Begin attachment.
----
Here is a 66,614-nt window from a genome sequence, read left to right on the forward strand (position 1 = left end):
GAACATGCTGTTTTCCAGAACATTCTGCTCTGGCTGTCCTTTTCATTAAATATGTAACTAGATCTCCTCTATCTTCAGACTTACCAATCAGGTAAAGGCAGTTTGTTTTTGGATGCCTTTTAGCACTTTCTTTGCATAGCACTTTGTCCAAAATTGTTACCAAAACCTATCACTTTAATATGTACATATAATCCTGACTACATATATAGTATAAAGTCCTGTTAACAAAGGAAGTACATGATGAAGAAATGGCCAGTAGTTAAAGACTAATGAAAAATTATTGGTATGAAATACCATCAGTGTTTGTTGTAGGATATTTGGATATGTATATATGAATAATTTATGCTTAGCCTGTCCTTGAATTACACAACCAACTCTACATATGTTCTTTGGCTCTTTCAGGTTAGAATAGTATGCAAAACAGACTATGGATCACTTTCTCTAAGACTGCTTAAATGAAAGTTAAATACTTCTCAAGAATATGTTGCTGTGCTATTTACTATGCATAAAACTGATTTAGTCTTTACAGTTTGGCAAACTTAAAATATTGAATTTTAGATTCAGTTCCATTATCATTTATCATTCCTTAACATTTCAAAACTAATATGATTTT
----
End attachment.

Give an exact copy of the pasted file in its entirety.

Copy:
Here is a 66,614-nt window from a genome sequence, read left to right on the forward strand (position 1 = left end):
GAACATGCTGTTTTCCAGAACATTCTGCTCTGGCTGTCCTTTTCATTAAATATGTAACTAGATCTCCTCTATCTTCAGACTTACCAATCAGGTAAAGGCAGTTTGTTTTTGGATGCCTTTTAGCACTTTCTTTGCATAGCACTTTGTCCAAAATTGTTACCAAAACCTATCACTTTAATATGTACATATAATCCTGACTACATATATAGTATAAAGTCCTGTTAACAAAGGAAGTACATGATGAAGAAATGGCCAGTAGTTAAAGACTAATGAAAAATTATTGGTATGAAATACCATCAGTGTTTGTTGTAGGATATTTGGATATGTATATATGAATAATTTATGCTTAGCCTGTCCTTGAATTACACAACCAACTCTACATATGTTCTTTGGCTCTTTCAGGTTAGAATAGTATGCAAAACAGACTATGGATCACTTTCTCTAAGACTGCTTAAATGAAAGTTAAATACTTCTCAAGAATATGTTGCTGTGCTATTTACTATGCATAAAACTGATTTAGTCTTTACAGTTTGGCAAACTTAAAATATTGAATTTTAGATTCAGTTCCATTATCATTTATCATTCCTTAACATTTCAAAACTAATATGATTTT